- The Washington Times - Tuesday, September 20, 2005

ANNAPOLIS (AP) — Officials from the state’s five biggest counties and Baltimore have asked Gov. Robert L. Ehrlich Jr. and legislative leaders to use part of the state surplus to boost aid for school construction.

The officials said the $400 million request would help cut into a $2 billion statewide school construction and maintenance backlog.

Henry Fawell, a spokesman for Mr. Ehrlich, said the administration is in the early stages of preparing next year’s budget and that it is too soon to say how much money will be available to help local officials build schools.

But Mr. Fawell said school construction funding increased sharply last year.

“The governor firmly believes that safe and modernized schools are critical to a good education,” he said.

Mr. Ehrlich, a Republican, proposed increasing school construction funding to $157 million from $100 million the previous year when he submitted his budget in January. The legislature increased the amount to $250 million.

The $400 million figure was mentioned last month at the Maryland Association of Counties conference in Ocean City, where county officials said an increase in school construction funds was one of their top two priorities. More state aid for building and repairing local roads was the other priority.

A 2003 report by a state task force said Maryland needed to spend $2 billion by 2013 — $250 million a year — to bring all schools up to acceptable standards.

In a letter to Mr. Ehrlich on Monday, the officials — all Democrats — said the state will need to spend $2.2 billion because of rapid increases in construction costs.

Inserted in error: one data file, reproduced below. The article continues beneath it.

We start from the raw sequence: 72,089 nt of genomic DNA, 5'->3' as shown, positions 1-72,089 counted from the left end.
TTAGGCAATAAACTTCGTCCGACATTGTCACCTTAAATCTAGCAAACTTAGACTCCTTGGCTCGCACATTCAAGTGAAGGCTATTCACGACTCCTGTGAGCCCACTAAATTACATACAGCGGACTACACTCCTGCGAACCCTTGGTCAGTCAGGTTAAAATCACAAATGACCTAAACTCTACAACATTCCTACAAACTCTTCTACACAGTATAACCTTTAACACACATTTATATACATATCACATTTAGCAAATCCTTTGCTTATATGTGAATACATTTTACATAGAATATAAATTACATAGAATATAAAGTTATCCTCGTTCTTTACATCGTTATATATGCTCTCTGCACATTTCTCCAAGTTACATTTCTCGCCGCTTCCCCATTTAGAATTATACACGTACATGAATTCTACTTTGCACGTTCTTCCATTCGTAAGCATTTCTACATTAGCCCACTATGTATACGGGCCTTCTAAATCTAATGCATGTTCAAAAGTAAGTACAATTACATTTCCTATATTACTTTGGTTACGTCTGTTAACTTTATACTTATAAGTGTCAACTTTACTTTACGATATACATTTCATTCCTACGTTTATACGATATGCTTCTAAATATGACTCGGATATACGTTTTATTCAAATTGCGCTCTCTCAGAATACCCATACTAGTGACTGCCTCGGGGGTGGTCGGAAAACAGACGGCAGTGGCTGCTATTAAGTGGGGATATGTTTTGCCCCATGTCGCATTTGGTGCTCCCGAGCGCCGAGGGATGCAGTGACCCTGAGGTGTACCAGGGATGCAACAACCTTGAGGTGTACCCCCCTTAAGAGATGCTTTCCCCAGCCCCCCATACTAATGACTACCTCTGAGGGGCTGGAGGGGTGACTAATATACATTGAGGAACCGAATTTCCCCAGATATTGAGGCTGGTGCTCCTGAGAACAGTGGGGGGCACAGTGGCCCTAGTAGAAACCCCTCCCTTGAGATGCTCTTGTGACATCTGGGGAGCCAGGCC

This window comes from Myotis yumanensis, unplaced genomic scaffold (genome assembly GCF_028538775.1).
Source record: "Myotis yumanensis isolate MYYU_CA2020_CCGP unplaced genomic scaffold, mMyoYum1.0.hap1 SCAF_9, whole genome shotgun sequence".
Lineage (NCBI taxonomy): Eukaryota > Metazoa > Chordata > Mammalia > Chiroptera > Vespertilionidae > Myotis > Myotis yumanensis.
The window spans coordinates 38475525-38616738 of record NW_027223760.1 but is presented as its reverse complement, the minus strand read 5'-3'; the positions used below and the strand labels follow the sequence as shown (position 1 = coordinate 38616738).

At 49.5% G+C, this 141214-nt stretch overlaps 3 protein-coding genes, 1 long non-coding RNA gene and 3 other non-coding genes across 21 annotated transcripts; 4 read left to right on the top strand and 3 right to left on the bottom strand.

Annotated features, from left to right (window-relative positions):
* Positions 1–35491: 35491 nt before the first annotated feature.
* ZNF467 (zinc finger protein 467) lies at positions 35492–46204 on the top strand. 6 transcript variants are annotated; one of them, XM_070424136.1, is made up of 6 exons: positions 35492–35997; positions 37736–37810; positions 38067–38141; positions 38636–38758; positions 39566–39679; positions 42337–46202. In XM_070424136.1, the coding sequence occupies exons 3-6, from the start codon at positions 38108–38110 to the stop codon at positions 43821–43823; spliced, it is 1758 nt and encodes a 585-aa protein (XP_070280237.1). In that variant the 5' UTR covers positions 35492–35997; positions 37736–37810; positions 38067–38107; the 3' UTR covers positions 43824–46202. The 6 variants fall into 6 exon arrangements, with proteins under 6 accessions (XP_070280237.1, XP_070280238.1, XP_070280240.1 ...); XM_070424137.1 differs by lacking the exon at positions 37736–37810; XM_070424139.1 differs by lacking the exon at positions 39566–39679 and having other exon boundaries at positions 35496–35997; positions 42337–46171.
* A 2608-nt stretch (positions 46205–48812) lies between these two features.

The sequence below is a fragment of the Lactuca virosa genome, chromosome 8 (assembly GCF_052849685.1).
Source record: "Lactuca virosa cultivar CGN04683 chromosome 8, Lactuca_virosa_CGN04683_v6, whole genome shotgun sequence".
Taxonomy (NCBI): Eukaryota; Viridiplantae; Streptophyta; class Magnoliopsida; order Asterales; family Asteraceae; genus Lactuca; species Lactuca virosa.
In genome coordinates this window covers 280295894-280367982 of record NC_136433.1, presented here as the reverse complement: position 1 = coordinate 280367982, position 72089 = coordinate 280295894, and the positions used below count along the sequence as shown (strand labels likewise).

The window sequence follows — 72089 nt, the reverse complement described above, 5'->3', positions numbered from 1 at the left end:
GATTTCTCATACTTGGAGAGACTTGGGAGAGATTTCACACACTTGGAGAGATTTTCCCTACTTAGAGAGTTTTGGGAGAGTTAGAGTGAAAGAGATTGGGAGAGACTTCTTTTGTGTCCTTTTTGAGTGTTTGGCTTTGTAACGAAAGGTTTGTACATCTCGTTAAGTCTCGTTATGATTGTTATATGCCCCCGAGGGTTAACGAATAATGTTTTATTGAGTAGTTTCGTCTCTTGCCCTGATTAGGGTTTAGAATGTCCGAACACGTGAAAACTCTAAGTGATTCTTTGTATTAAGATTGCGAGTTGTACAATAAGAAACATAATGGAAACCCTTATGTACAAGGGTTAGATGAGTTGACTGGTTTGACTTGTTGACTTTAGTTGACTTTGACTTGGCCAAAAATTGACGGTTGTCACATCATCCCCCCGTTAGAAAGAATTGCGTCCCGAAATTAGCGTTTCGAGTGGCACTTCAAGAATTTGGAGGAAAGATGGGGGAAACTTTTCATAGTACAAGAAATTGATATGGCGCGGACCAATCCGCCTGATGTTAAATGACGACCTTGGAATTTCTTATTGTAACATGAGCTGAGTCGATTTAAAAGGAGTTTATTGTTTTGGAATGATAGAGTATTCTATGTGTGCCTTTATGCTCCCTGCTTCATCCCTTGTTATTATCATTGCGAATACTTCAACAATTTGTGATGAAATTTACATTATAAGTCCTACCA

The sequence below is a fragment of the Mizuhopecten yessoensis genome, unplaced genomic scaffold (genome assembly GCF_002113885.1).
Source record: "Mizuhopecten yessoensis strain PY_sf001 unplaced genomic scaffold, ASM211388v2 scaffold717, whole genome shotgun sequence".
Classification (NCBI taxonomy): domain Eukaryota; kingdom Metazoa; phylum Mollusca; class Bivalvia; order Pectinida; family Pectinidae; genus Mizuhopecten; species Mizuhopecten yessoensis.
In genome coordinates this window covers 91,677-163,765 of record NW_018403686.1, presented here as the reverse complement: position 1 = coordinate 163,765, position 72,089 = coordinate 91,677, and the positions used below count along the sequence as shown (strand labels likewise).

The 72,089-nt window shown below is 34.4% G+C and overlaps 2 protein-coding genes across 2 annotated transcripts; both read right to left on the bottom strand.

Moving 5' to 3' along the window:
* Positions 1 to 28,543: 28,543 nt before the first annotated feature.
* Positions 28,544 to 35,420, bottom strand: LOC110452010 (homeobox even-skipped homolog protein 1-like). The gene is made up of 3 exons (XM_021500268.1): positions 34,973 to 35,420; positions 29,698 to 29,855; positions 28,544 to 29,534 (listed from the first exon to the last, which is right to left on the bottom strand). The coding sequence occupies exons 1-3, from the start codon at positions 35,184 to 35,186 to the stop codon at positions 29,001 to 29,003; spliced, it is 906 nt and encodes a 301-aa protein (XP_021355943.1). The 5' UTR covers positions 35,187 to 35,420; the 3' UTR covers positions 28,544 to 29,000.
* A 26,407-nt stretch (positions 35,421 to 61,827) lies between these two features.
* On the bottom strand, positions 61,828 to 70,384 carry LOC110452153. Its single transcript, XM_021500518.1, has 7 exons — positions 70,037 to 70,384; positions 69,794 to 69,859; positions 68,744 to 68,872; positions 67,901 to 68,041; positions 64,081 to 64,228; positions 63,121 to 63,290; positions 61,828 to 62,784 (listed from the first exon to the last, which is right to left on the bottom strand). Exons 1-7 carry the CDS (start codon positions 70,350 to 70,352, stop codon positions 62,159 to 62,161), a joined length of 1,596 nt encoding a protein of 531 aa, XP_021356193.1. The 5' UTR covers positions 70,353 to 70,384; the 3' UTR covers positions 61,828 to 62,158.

The letter was signed by Baltimore Mayor Martin O’Malley and County Executives Janet S. Owens of Anne Arundel, James Smith of Baltimore County, James Robey of Howard, Douglas M. Duncan of Montgomery and Jack B. Johnson of Prince George’s.

State Senate President Thomas V. Mike Miller Jr., Prince George’s Democrat, and House Speaker Michael E. Busch, Anne Arundel Democrat, also signed the letter.

Maryland recorded a surplus of about $1.2 billion when fiscal 2005 ended June 30. About half of that has been allocated.

Mr. Ehrlich is left with a projected surplus of about $600 million to use in the budget he will submit to the legislature in January.

Several suggestions have been floated for using the surplus, including pay raises for state employees, restoring cuts in the Medicaid program and reducing taxes.

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